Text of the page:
ENGINE WORK February, 2008
Feb 1 - Eggenfellner published a highly slanted version of the STi fiasco on his mail list and on VAF. It's the old technique of attacking and discrediting the messenger when you can't refute the message. In addition to his usual strategy of blaming all the problems on the shortcomings of his customers, he also claims that the STi was "highly experimental" and that all STi customers were made aware of this before purchasing. He claims that it's only a couple STi customers who are unhappy. BS. See here, here, and here, just for starters. He also puts quite a spin on the history of the PSRUs. We remaining STi victims ignore Eggenfellner's posturing, and just keep working toward getting all the issues sorted out. Several of us are now working among ourselves on getting the new supercharger pulley we need to keep the supercharger from overspeeding.
Feb 4 - remove PSRU temperature sensor plug and install sensor. Extend temp sensor lead wire to new sensor location. FYI - sensor is VDO 81/97 3.04 6-24v. 0.5 hr
Feb 18 - I've been exchanging daily emails with other STi users, sorting out our remaining issues. No actual work on plane, tho. :-(
Feb 20 - Looking into using my ECUTEK software & hardware, and digging up old ID info my my engine and ECU. The ECUTEK software needs to know exactly what ECU I have. Eggenfellner had been most evasive & unhelpful back in January and July, '05 when I was trying to identify exactly what model, year, and market engine & ECU he'd sent me. On several occasions, he told me I had a certain model, year, market combination, only to find out later no such combination, so I'd ask him again & get a new answer. We went through that several times. I ended up getting no useful info from Eggenfellner and some info from a Subaru dealer. I think he was just getting the engines randomly, wherever he could find one, so there's no continuity among the STi customer as to what we got. As far as I could tell back then, I ended up with what is probably a 2004 US market STi engine and a 2004 US market Forester ECU. Spent some time researching and re-documenting the numbers I have on my engine. Also reinstalled & updated my ECUTEK software. Also checked that I have a #4 stamped on my new PSRU, indicating that it has the latest improvements to the Gen 3 PSRU. Early Gen 3 PSRU customers were having to return them, sometimes multiple times, for front oil seals leaks. 1.0 hr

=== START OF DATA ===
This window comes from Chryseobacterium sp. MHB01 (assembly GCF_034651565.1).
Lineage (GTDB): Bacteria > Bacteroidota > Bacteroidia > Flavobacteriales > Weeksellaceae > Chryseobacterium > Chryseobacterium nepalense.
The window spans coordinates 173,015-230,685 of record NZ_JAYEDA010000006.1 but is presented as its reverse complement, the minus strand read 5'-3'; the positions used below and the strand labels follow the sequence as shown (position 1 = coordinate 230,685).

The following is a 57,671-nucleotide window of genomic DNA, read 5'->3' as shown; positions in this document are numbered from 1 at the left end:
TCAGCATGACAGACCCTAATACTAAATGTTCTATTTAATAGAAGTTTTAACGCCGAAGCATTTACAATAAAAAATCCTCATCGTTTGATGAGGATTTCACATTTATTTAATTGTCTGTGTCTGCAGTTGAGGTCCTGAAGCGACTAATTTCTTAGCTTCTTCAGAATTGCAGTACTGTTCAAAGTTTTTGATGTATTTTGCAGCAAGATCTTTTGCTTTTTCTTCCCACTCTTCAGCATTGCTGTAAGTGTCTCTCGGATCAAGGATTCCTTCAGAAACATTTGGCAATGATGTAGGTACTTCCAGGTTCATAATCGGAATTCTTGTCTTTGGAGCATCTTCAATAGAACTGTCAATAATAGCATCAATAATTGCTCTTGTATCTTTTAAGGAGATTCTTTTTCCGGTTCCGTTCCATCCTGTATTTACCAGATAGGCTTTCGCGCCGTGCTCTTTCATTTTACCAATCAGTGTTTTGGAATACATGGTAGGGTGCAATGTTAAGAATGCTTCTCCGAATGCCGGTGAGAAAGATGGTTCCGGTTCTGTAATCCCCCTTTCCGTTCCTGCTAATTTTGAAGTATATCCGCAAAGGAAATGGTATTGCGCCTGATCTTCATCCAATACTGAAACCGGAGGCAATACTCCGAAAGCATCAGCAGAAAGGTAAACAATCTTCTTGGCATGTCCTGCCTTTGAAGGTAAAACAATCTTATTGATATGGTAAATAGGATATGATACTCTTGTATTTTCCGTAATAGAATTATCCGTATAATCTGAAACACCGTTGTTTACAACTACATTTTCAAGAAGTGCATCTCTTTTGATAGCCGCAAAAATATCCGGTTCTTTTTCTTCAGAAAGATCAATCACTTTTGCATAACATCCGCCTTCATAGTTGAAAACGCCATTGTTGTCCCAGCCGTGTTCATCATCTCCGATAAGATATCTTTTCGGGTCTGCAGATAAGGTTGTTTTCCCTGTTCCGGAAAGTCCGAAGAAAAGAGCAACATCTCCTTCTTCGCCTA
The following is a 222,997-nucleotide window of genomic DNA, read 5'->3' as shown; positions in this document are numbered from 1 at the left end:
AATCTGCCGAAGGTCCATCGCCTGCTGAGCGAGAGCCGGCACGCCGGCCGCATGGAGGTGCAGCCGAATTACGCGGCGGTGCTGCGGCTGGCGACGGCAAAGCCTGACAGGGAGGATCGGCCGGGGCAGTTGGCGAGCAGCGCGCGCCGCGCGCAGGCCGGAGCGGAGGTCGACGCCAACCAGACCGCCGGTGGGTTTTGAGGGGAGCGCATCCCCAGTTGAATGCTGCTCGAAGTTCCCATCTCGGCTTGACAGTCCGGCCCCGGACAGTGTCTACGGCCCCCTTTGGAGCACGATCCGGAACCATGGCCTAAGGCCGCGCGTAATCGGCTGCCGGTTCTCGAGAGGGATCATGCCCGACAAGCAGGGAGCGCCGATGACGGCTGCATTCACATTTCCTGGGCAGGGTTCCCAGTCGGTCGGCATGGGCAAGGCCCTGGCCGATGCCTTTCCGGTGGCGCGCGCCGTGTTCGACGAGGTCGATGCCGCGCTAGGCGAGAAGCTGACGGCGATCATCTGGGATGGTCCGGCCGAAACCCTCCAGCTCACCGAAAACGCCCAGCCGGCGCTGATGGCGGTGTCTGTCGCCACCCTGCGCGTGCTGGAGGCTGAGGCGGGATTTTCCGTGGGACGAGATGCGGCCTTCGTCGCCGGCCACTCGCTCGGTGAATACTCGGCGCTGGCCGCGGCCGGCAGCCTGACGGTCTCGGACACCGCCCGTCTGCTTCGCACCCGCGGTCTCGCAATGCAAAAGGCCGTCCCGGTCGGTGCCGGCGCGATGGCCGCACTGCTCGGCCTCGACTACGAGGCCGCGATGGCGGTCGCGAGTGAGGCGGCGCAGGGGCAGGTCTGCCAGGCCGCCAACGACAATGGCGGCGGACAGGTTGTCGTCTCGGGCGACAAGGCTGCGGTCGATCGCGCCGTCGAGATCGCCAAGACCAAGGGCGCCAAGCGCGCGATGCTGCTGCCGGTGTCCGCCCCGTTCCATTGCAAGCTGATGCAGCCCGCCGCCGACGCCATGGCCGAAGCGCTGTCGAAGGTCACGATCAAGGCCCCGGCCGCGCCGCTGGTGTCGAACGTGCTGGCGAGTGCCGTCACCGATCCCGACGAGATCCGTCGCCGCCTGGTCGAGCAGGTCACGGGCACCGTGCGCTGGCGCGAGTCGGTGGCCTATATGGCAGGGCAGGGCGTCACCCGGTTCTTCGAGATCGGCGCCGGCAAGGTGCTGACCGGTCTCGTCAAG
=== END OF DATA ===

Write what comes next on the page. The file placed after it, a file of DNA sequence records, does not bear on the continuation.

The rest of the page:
This is the engine ID info I have:
on bar code sticker: EJ257BW7CH-11D 136628 R2 10 5 I was told by a Subaru dealer that 7CH or 5CB at the end means "STi" and TBB or SBB means "Forester"
stamped on bellhousing: C136628
engraved on bellhousing: 586738585293 Probably an Eggenfellner-created serial number
stamped on LT (as in car) intake pad: B604642
stamped on RT (as in car) intake pad: C019041
the most likely of several numbers printed on sticker on ECU: 22611AJ471 I think the AJ471 are the key numbers
pic of the engine ID sticker
pic of all the mysterious numbers on the ECU
Randy Crothers announced that, as part of his STi engine teardown to fix the VVT cam angle problem, he's found his intake manifold was leaking. The machined mating surface was not flat. Pretty ironic, considering that Eggenfellner's business began as a provider of intake manifolds for Subaru engines, and the poor installation comes as no surprise, given my experience with some of Eggenfellner's work quality. This might also help to explain some of Randy's extremely difficult cold starting problems.
Feb 21 - assemble engine hoist frame 0.25 hr